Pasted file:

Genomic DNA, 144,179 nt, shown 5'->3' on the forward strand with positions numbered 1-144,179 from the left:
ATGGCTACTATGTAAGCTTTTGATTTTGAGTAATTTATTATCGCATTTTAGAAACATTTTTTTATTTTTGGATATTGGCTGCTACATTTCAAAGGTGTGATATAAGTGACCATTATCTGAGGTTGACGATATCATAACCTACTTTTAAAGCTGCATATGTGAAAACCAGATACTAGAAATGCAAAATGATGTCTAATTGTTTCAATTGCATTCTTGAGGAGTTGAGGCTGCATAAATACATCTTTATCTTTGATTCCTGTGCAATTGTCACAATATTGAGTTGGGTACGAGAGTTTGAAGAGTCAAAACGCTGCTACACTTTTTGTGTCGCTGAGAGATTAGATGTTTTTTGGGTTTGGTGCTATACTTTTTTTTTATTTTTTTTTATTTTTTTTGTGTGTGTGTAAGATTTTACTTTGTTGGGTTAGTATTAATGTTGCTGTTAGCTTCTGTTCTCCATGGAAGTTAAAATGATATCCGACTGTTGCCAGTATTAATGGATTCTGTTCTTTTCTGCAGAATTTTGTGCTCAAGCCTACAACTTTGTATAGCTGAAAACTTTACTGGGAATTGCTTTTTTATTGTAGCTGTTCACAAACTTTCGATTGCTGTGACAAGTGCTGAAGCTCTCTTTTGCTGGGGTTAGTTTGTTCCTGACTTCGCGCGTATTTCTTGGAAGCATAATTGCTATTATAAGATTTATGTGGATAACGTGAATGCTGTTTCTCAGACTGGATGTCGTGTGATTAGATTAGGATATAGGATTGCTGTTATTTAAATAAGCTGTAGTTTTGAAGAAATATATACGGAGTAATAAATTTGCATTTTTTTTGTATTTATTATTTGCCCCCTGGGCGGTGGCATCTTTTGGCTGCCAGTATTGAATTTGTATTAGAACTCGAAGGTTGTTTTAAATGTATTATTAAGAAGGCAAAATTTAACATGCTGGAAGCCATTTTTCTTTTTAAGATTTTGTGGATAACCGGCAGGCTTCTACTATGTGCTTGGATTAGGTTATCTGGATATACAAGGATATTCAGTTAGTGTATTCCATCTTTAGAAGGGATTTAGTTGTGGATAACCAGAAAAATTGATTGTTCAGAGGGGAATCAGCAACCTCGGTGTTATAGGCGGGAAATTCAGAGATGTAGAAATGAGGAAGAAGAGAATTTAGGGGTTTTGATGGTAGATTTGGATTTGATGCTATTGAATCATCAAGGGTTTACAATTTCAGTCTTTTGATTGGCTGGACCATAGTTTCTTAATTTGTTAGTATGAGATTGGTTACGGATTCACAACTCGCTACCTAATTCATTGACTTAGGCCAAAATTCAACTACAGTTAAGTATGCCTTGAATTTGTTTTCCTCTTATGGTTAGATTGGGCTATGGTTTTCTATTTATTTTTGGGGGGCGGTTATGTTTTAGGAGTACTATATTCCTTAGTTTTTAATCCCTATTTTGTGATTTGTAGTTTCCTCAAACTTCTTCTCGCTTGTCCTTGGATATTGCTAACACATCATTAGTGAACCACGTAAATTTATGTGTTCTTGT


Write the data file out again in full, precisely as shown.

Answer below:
Genomic DNA, 144,179 nt, shown 5'->3' on the forward strand with positions numbered 1-144,179 from the left:
ATGGCTACTATGTAAGCTTTTGATTTTGAGTAATTTATTATCGCATTTTAGAAACATTTTTTTATTTTTGGATATTGGCTGCTACATTTCAAAGGTGTGATATAAGTGACCATTATCTGAGGTTGACGATATCATAACCTACTTTTAAAGCTGCATATGTGAAAACCAGATACTAGAAATGCAAAATGATGTCTAATTGTTTCAATTGCATTCTTGAGGAGTTGAGGCTGCATAAATACATCTTTATCTTTGATTCCTGTGCAATTGTCACAATATTGAGTTGGGTACGAGAGTTTGAAGAGTCAAAACGCTGCTACACTTTTTGTGTCGCTGAGAGATTAGATGTTTTTTGGGTTTGGTGCTATACTTTTTTTTTATTTTTTTTTATTTTTTTTGTGTGTGTGTAAGATTTTACTTTGTTGGGTTAGTATTAATGTTGCTGTTAGCTTCTGTTCTCCATGGAAGTTAAAATGATATCCGACTGTTGCCAGTATTAATGGATTCTGTTCTTTTCTGCAGAATTTTGTGCTCAAGCCTACAACTTTGTATAGCTGAAAACTTTACTGGGAATTGCTTTTTTATTGTAGCTGTTCACAAACTTTCGATTGCTGTGACAAGTGCTGAAGCTCTCTTTTGCTGGGGTTAGTTTGTTCCTGACTTCGCGCGTATTTCTTGGAAGCATAATTGCTATTATAAGATTTATGTGGATAACGTGAATGCTGTTTCTCAGACTGGATGTCGTGTGATTAGATTAGGATATAGGATTGCTGTTATTTAAATAAGCTGTAGTTTTGAAGAAATATATACGGAGTAATAAATTTGCATTTTTTTTGTATTTATTATTTGCCCCCTGGGCGGTGGCATCTTTTGGCTGCCAGTATTGAATTTGTATTAGAACTCGAAGGTTGTTTTAAATGTATTATTAAGAAGGCAAAATTTAACATGCTGGAAGCCATTTTTCTTTTTAAGATTTTGTGGATAACCGGCAGGCTTCTACTATGTGCTTGGATTAGGTTATCTGGATATACAAGGATATTCAGTTAGTGTATTCCATCTTTAGAAGGGATTTAGTTGTGGATAACCAGAAAAATTGATTGTTCAGAGGGGAATCAGCAACCTCGGTGTTATAGGCGGGAAATTCAGAGATGTAGAAATGAGGAAGAAGAGAATTTAGGGGTTTTGATGGTAGATTTGGATTTGATGCTATTGAATCATCAAGGGTTTACAATTTCAGTCTTTTGATTGGCTGGACCATAGTTTCTTAATTTGTTAGTATGAGATTGGTTACGGATTCACAACTCGCTACCTAATTCATTGACTTAGGCCAAAATTCAACTACAGTTAAGTATGCCTTGAATTTGTTTTCCTCTTATGGTTAGATTGGGCTATGGTTTTCTATTTATTTTTGGGGGGCGGTTATGTTTTAGGAGTACTATATTCCTTAGTTTTTAATCCCTATTTTGTGATTTGTAGTTTCCTCAAACTTCTTCTCGCTTGTCCTTGGATATTGCTAACACATCATTAGTGAACCACGTAAATTTATGTGTTCTTGT